A Local Police State
Now the local police departments are spying
on you without a search warrant.
(USA TODAY) - The National Agency isn't the only government entity secretly collecting data from people's cellphones. Local police are increasingly scooping it up, too.
Armed with new technologies, including mobile devices that tap into cellphone data in real time, dozens of local and state police agencies are capturing information about thousands of cellphone users at a time, whether they are targets of an investigation or not, according to public records obtained by USA TODAY and Gannett newspapers and TV stations.
The records, from more than 125 police agencies in 33 states, reveal:
- About one in four law-enforcement agencies have used a tactic known as a "tower dump," which gives police data about the identity, activity and location of any phone that connects to the targeted cellphone towers over a set span of time, usually an hour or two. A typical dump covers multiple towers, and wireless providers, and can net information from thousands of phones.
- At least 25 police departments own a Stingray, a suitcase-size device that costs as much as $400,000 and acts as a fake cell tower. The system, typically installed in a vehicle so it can be moved into any neighborhood, tricks all nearby phones into connecting to it and feeding data to police. In some states, the devices are available to any local police department via state surveillance units. The federal government funds most of the purchases, via anti-terror grants.
- Thirty-six more police agencies refused to say whether they've used either tactic. Most denied public records requests, arguing that criminals or terrorists could use the information to thwart important crime-fighting and surveillance techniques.
Organizations such as the American Civil Liberties Union and Electronic Privacy Information Center (EPIC) say the swelling ability by even small-town police departments to easily and quickly obtain large amounts of cellphone data raises questions about the erosion of people's privacy as well as their Fourth Amendment protections against unreasonable search and seizure.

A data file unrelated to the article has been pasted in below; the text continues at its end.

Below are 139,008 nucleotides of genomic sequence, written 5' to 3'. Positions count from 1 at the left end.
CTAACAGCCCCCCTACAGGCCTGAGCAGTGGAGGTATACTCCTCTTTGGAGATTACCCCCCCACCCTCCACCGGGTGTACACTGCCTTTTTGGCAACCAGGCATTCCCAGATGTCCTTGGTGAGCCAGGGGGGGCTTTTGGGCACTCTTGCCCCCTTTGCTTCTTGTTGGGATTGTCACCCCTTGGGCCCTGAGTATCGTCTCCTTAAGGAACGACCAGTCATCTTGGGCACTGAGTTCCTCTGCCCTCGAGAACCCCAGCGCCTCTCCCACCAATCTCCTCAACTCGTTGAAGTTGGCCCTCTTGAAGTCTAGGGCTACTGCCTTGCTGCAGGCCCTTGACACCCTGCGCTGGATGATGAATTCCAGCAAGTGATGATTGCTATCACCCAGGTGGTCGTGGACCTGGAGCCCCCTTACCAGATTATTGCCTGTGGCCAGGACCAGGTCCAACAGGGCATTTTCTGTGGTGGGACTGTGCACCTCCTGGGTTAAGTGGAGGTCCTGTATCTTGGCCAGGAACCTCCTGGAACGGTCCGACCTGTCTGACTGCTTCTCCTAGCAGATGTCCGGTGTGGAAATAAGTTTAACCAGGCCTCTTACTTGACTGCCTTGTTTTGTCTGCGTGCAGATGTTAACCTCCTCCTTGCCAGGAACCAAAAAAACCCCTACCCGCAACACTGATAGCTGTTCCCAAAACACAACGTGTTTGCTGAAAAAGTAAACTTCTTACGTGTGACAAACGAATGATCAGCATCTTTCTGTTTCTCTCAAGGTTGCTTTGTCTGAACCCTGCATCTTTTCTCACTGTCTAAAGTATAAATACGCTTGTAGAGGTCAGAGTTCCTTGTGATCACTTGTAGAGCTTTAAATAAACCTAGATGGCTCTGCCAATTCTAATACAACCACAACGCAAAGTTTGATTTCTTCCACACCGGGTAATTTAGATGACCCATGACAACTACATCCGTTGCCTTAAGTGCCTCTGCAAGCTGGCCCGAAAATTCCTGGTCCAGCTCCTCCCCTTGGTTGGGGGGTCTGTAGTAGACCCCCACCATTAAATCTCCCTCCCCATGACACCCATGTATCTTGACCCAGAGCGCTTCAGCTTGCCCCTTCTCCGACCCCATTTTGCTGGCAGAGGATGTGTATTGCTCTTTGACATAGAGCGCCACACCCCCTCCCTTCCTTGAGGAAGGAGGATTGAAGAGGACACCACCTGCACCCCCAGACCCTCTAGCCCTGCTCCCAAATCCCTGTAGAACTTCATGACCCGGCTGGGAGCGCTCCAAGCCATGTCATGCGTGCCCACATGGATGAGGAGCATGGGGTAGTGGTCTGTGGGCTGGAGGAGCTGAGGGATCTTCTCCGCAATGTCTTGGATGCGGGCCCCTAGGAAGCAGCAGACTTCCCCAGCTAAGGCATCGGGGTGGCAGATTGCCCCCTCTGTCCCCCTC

"I don't think that these devices should never be used, but at the same time, you should clearly be getting a warrant," said Alan Butler of EPIC.
The Stingray can grab data from cellphones in real time and without going through the wireless service providers involved. Neither tactic — tower dumps or the Stingray devices — captures the content of calls or other communication, according to police.
Typically used to hunt a single phone's location, the system intercepts data from all phones within a mile, or farther, depending on terrain and antennas.
The cell-tracking systems cost as much as $400,000, depending on when they were bought and what add-ons they have. The latest upgrade, code-named "Hailstorm," is spurring a wave of upgrade requests.
Initially developed for military and spy agencies, the Stingrays remain a guarded secret by law enforcement and the manufacturer, Harris Corp. of Melbourne, Fla. The company would not answer questions about the systems, referring reporters to police agencies. Most police aren't talking, either, partly because Harris requires buyers to sign a non-disclosure agreement.
"Any idea of having adequate oversight of the use of these devices is hampered by secrecy," says Butler, who sued the FBI for records about its Stingray systems. Under court order, the FBI released thousands of pages, though most of the text is blacked out.
"When this technology disseminates down to local government and local police, there are not the same accountability mechanisms in place. You can see incredible potential for abuses," American Civil Liberties Union lawyer Catherine Crump says.